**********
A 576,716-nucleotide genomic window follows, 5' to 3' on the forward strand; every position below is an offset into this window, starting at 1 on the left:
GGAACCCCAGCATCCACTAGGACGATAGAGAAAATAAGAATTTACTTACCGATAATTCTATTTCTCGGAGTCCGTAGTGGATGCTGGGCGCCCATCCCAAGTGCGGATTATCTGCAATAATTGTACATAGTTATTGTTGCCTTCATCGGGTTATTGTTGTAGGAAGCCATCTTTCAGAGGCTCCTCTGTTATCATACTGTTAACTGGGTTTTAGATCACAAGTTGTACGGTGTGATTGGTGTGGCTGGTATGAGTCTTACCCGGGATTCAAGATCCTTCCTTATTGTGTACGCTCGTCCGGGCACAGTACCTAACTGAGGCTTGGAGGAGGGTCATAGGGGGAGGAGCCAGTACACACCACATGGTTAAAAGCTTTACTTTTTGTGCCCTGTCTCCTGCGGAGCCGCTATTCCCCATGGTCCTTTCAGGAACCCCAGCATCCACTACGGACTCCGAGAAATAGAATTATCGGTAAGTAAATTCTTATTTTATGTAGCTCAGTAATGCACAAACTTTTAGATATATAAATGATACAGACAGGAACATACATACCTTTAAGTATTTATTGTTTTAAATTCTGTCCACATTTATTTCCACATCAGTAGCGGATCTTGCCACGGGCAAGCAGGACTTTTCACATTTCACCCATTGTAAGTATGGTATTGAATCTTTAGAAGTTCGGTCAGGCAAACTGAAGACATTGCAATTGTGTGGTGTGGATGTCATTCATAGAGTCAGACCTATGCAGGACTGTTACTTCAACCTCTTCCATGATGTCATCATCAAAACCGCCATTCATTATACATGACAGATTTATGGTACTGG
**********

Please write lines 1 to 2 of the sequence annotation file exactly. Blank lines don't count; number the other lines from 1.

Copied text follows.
A 576,716-nucleotide genomic window follows, 5' to 3' on the forward strand; every position below is an offset into this window, starting at 1 on the left:
GGAACCCCAGCATCCACTAGGACGATAGAGAAAATAAGAATTTACTTACCGATAATTCTATTTCTCGGAGTCCGTAGTGGATGCTGGGCGCCCATCCCAAGTGCGGATTATCTGCAATAATTGTACATAGTTATTGTTGCCTTCATCGGGTTATTGTTGTAGGAAGCCATCTTTCAGAGGCTCCTCTGTTATCATACTGTTAACTGGGTTTTAGATCACAAGTTGTACGGTGTGATTGGTGTGGCTGGTATGAGTCTTACCCGGGATTCAAGATCCTTCCTTATTGTGTACGCTCGTCCGGGCACAGTACCTAACTGAGGCTTGGAGGAGGGTCATAGGGGGAGGAGCCAGTACACACCACATGGTTAAAAGCTTTACTTTTTGTGCCCTGTCTCCTGCGGAGCCGCTATTCCCCATGGTCCTTTCAGGAACCCCAGCATCCACTACGGACTCCGAGAAATAGAATTATCGGTAAGTAAATTCTTATTTTATGTAGCTCAGTAATGCACAAACTTTTAGATATATAAATGATACAGACAGGAACATACATACCTTTAAGTATTTATTGTTTTAAATTCTGTCCACATTTATTTCCACATCAGTAGCGGATCTTGCCACGGGCAAGCAGGACTTTTCACATTTCACCCATTGTAAGTATGGTATTGAATCTTTAGAAGTTCGGTCAGGCAAACTGAAGACATTGCAATTGTGTGGTGTGGATGTCATTCATAGAGTCAGACCTATGCAGGACTGTTACTTCAACCTCTTCCATGATGTCATCATCAAAACCGCCATTCATTATACATGACAGATTTATGGTACTGG